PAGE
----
I wish I still resembled the 1995 me. But that seems silly. After all, shouldn’t I look like I’ve lived another ten years? Since that first passport picture was taken, Ted and I have moved three times. We’ve bought two houses and sold one of them. Cars have come and gone. So have jobs. And some relationships. We went from living in the middle of the maze of Silicon Valley to living in the middle of the Pacific Ocean’s Puget Sound. Journeys have started and ended. We exposed ourselves spiritually, emotionally, physically to others, sometimes retreating in tears. We submitted ourselves to the infertility doctor. We’ve let our insides be scrutinized by specialists. The Julie in the old passport photo had never held her brother while he was dying. That Julie had never held her baby, first inside her and then outside on her chest, in that miraculous moment of meeting someone you already know.

Ten years from now I’ll renew my passport and take another picture. I wonder what that Julie, a decade older than I am now, will think of the Julie who posed for a photo last week. Where will she be in life? What will she be thinking? What song will she be singing?


Tags: journal

8 responses so far ↓

  • 1 Jenn // Mar 11, 2005 at 10:17 am

    Happy Birthday, Julie!
    May this season of family birthdays bring many smiles and good memories.

    Our family birthdays all seemed concentrated in the fall. Until my boys were born-they’re mid-winter babies. Sort of gives them a season of their own.

  • 2 Bob V // Mar 11, 2005 at 11:13 am

    Wow, I got my passport photo taken just yesterday! Like you, my last one was from 1995 (and thus my need to get a new one.) Visually, I see my ’95 self as a goofy little kid. I was much more opinionated then, perhaps because I didn’t think through my ideas as much.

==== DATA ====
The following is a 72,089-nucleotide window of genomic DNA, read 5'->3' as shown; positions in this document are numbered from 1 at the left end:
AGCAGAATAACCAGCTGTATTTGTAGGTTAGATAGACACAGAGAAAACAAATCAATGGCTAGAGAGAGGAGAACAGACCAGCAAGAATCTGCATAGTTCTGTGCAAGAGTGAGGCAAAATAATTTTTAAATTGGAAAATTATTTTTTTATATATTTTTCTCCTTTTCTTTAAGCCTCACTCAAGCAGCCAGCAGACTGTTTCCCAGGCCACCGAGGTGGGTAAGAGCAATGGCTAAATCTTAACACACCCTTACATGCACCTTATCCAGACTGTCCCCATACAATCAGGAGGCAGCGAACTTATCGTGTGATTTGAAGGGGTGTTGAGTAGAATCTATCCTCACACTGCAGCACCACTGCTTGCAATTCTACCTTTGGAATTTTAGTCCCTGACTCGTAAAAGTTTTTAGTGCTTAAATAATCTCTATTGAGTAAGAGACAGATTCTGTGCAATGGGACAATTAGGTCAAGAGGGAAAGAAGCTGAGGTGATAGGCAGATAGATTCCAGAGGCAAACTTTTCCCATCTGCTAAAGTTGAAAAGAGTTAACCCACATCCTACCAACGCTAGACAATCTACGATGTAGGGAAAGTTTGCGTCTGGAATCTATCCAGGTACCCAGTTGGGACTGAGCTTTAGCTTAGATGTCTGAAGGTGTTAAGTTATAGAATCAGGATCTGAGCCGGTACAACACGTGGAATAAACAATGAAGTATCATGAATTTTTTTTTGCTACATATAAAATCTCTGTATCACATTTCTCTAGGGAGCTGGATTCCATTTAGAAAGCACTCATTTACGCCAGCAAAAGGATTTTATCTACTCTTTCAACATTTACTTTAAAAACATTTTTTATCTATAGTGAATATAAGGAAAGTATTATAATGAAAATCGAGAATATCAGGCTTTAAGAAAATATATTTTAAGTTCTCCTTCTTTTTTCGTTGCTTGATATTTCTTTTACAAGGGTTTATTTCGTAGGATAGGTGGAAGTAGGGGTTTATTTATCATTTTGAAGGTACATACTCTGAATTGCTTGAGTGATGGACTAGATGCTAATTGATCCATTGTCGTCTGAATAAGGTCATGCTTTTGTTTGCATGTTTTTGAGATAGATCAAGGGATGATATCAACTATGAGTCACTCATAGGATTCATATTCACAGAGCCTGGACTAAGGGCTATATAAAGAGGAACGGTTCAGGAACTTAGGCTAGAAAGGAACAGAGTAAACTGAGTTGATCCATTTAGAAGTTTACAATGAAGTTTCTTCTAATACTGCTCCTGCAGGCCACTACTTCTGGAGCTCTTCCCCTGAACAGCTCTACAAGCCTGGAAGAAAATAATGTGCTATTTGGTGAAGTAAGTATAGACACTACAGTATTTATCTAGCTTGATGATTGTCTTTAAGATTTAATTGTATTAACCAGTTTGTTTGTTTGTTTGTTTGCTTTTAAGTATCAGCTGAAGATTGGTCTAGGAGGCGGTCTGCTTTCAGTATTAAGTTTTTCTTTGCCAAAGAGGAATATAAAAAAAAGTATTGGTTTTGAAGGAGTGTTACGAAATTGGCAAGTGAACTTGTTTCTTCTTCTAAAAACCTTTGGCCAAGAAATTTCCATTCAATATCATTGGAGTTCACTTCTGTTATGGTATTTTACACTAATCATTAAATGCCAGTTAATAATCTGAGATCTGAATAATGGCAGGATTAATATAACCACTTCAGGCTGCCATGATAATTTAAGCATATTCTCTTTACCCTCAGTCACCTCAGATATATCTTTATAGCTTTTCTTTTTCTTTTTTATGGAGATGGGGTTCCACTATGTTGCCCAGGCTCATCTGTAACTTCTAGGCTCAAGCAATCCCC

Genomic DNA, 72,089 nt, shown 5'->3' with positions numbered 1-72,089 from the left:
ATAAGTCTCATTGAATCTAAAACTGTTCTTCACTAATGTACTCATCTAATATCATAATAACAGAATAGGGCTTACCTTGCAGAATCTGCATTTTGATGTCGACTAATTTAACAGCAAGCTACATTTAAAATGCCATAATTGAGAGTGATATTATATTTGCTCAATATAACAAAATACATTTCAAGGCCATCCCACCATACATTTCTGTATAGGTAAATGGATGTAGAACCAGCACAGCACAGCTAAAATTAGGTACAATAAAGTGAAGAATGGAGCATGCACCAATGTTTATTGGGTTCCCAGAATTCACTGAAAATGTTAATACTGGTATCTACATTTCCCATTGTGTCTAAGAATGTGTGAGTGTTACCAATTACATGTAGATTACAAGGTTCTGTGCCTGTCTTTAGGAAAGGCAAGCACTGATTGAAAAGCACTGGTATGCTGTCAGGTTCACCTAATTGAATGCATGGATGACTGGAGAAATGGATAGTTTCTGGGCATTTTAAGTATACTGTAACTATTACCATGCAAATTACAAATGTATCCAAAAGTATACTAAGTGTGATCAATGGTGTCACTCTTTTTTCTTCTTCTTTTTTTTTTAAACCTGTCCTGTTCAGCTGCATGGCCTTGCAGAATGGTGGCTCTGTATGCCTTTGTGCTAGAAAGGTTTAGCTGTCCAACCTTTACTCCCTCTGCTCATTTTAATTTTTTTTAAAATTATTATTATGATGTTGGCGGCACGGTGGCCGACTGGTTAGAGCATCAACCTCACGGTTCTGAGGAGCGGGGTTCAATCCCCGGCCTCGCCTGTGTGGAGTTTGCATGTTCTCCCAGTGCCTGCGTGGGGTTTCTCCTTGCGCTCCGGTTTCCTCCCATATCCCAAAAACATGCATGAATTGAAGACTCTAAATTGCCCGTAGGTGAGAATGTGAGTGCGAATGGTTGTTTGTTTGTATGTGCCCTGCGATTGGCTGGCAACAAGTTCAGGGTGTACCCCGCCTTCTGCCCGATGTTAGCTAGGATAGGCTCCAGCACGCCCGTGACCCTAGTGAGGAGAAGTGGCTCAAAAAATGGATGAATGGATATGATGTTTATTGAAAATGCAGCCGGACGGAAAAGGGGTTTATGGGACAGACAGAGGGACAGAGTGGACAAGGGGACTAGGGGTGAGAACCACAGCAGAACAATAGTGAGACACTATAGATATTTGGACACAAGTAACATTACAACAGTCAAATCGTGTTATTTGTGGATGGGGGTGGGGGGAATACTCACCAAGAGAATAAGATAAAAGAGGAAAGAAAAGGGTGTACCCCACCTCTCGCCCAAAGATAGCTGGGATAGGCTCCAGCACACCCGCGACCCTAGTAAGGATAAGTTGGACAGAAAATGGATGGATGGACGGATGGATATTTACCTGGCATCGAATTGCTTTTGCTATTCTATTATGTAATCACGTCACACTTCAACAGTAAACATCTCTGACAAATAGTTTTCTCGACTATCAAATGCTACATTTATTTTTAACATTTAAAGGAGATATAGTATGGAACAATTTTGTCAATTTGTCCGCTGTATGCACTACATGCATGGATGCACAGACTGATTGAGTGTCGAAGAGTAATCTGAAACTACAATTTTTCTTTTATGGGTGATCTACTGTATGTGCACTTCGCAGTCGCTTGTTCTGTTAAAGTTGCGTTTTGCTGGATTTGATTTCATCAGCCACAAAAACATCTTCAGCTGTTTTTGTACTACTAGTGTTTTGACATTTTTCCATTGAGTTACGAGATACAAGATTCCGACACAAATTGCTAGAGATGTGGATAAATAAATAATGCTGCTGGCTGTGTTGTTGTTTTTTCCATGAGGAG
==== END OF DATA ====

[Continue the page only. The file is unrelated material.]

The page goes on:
I have my own opinion about my prior self, but I feel bad that my prior self does not get the chance to judge me. What would he think? I wonder if he would judge all the effort that goes into life to be worth it having seen the results of ten years later.

  • 3 Betsy Devine // Mar 11, 2005 at 12:01 pm

    Dear Julie, Many happy returns of your birthday! I love your picture of this toy record player from your childhood. It brought back memories for me too–not from my own childhood, but because i bought Fisher-Price toy for my own daughter. And it’s now in my attic, waiting for another generation to enjoy it.

  • 4 Katherine // Mar 11, 2005 at 4:15 pm

    Loved this. Be proud of your battle scars from all the fabulous things you’ve accomplished in bearing and raising your treasures! As the wrinkles and creases and grey hairs accumulate, let’s count them as indicators of greater wisdom, experience, and perseverance in life…

  • 5 Amanda // Mar 11, 2005 at 4:42 pm

    Great post, Julie!

    Many happy returns.

  • 6 Patricia Taylor // Mar 11, 2005 at 8:21 pm

    Slightly belated Birthday Wishes for Many More times to reflect the goodness of God expressed in the life and times of Julie Leung! As you know, it was also William’s birthday, and I recall going to your place of work in CA one day to bring you birthday goodies with Katherine some years back when you lived and worked in CA.
    I miss seeing you, yet feel very much connected to you every time I check to read your weblogs.
    Thank you for every word you write expressing such well-considered, deep, and often humorous, thoughts. You are a jewel whom I treasure!
    I am now 60, and life only gets better. William turned 62 and says it was the best birthday he can remember. I cooked a lot! Including Katherine’s famous marble pound cake with chocolate glaze 😉
    Love and many hugs,
    Patricia, your friend in VA

  • 7 katy // Mar 12, 2005 at 11:06 pm

    Happy Birthday! Patricia is right, life does get better!

  • 8 Julie // Mar 13, 2005 at 1:09 am

    Thank you, everyone, for the birthday greetings, refreshing perspectives and kind encouragement.

Leave a Comment